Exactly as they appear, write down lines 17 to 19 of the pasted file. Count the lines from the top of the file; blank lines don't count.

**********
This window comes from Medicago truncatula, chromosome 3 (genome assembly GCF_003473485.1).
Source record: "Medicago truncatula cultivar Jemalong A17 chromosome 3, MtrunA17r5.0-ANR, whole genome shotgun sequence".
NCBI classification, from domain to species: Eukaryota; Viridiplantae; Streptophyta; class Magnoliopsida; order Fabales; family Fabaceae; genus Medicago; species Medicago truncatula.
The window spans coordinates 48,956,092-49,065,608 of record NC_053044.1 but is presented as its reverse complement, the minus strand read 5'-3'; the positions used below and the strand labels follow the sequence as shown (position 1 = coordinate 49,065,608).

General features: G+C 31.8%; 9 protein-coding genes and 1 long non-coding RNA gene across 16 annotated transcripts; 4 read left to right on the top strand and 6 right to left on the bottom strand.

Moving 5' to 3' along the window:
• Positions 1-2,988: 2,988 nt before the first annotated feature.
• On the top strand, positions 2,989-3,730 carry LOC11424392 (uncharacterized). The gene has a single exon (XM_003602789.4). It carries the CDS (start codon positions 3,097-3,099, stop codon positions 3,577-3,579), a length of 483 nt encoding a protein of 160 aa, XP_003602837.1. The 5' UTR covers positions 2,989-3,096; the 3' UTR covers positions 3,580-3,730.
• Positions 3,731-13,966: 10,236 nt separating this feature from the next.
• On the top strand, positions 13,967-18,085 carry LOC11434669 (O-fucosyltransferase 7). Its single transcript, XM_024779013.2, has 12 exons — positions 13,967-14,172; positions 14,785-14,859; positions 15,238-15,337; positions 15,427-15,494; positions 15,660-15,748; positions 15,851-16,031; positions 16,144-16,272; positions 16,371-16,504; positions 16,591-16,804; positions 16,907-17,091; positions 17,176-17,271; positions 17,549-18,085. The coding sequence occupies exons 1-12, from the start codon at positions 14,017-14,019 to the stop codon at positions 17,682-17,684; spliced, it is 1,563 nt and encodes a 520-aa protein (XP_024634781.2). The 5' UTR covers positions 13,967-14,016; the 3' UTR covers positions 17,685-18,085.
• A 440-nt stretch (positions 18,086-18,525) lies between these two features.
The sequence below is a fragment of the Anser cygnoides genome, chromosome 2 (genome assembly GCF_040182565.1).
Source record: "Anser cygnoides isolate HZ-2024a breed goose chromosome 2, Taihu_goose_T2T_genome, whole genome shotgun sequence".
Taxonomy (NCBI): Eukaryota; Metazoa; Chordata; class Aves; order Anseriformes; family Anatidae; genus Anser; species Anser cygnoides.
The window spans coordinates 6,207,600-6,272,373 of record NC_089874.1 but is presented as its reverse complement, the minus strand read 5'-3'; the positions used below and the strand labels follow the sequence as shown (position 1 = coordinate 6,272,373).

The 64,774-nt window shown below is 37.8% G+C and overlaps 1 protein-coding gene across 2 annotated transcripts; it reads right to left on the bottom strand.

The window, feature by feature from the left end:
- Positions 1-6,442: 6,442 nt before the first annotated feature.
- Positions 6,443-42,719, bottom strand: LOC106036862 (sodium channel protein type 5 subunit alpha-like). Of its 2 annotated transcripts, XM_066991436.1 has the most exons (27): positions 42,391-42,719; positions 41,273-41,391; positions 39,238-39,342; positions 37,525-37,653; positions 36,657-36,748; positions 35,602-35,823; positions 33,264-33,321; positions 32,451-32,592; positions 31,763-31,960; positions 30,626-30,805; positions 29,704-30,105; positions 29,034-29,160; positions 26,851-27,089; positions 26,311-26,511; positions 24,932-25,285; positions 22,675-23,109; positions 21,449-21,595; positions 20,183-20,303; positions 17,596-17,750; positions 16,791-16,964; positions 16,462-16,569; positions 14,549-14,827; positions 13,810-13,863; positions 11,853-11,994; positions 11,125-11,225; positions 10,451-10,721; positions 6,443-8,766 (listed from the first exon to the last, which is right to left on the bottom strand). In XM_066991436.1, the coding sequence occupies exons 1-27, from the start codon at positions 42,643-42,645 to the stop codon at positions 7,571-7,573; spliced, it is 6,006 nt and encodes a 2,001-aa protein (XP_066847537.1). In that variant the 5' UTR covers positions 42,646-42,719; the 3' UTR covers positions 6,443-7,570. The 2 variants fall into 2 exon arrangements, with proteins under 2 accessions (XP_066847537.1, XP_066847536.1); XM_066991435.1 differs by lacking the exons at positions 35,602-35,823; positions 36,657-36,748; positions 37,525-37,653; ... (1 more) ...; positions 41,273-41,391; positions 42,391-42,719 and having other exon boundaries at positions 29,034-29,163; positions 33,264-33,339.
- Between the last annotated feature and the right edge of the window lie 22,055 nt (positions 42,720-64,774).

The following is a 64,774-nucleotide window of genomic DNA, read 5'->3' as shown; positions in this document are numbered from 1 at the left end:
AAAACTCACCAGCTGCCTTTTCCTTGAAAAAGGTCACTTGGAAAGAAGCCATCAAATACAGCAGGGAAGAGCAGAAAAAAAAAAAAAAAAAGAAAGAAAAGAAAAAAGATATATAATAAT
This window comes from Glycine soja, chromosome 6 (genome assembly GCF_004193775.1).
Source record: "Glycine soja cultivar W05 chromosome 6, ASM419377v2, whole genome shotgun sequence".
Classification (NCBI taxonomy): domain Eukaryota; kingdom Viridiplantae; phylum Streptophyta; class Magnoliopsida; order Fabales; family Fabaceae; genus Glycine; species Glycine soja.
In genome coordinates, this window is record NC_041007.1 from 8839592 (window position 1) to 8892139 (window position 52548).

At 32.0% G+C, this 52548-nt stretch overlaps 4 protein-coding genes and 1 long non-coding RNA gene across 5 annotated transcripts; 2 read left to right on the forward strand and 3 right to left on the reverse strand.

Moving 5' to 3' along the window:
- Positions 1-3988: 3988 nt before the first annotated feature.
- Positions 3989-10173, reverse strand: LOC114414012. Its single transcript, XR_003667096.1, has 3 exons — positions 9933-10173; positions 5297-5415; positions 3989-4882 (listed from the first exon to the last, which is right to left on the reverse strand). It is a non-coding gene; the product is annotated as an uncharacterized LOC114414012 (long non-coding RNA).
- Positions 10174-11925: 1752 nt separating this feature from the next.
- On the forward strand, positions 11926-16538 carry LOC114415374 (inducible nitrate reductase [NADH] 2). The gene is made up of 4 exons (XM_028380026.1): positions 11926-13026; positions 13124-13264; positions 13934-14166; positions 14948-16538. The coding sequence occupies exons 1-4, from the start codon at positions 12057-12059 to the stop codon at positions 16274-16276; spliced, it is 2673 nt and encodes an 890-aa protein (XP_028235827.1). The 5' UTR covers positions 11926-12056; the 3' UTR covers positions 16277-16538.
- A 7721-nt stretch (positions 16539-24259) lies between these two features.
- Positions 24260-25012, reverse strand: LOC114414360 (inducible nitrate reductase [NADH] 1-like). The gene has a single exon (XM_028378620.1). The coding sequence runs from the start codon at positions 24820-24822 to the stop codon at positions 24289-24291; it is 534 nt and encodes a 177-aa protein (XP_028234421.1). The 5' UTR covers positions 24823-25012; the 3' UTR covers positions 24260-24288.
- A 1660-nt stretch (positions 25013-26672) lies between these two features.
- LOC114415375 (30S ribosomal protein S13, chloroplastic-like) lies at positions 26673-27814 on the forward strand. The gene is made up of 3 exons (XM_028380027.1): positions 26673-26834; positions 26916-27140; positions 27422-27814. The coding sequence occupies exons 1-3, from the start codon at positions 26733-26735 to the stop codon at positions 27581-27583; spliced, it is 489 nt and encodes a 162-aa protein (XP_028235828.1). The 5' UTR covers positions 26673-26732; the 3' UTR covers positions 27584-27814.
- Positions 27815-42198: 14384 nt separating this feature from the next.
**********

The window, feature by feature from the left end:
- Positions 1-6,442: 6,442 nt before the first annotated feature.
- Positions 6,443-42,719, bottom strand: LOC106036862 (sodium channel protein type 5 subunit alpha-like). Of its 2 annotated transcripts, XM_066991436.1 has the most exons (27): positions 42,391-42,719; positions 41,273-41,391; positions 39,238-39,342; positions 37,525-37,653; positions 36,657-36,748; positions 35,602-35,823; positions 33,264-33,321; positions 32,451-32,592; positions 31,763-31,960; positions 30,626-30,805; positions 29,704-30,105; positions 29,034-29,160; positions 26,851-27,089; positions 26,311-26,511; positions 24,932-25,285; positions 22,675-23,109; positions 21,449-21,595; positions 20,183-20,303; positions 17,596-17,750; positions 16,791-16,964; positions 16,462-16,569; positions 14,549-14,827; positions 13,810-13,863; positions 11,853-11,994; positions 11,125-11,225; positions 10,451-10,721; positions 6,443-8,766 (listed from the first exon to the last, which is right to left on the bottom strand). In XM_066991436.1, the coding sequence occupies exons 1-27, from the start codon at positions 42,643-42,645 to the stop codon at positions 7,571-7,573; spliced, it is 6,006 nt and encodes a 2,001-aa protein (XP_066847537.1). In that variant the 5' UTR covers positions 42,646-42,719; the 3' UTR covers positions 6,443-7,570. The 2 variants fall into 2 exon arrangements, with proteins under 2 accessions (XP_066847537.1, XP_066847536.1); XM_066991435.1 differs by lacking the exons at positions 35,602-35,823; positions 36,657-36,748; positions 37,525-37,653; ... (1 more) ...; positions 41,273-41,391; positions 42,391-42,719 and having other exon boundaries at positions 29,034-29,163; positions 33,264-33,339.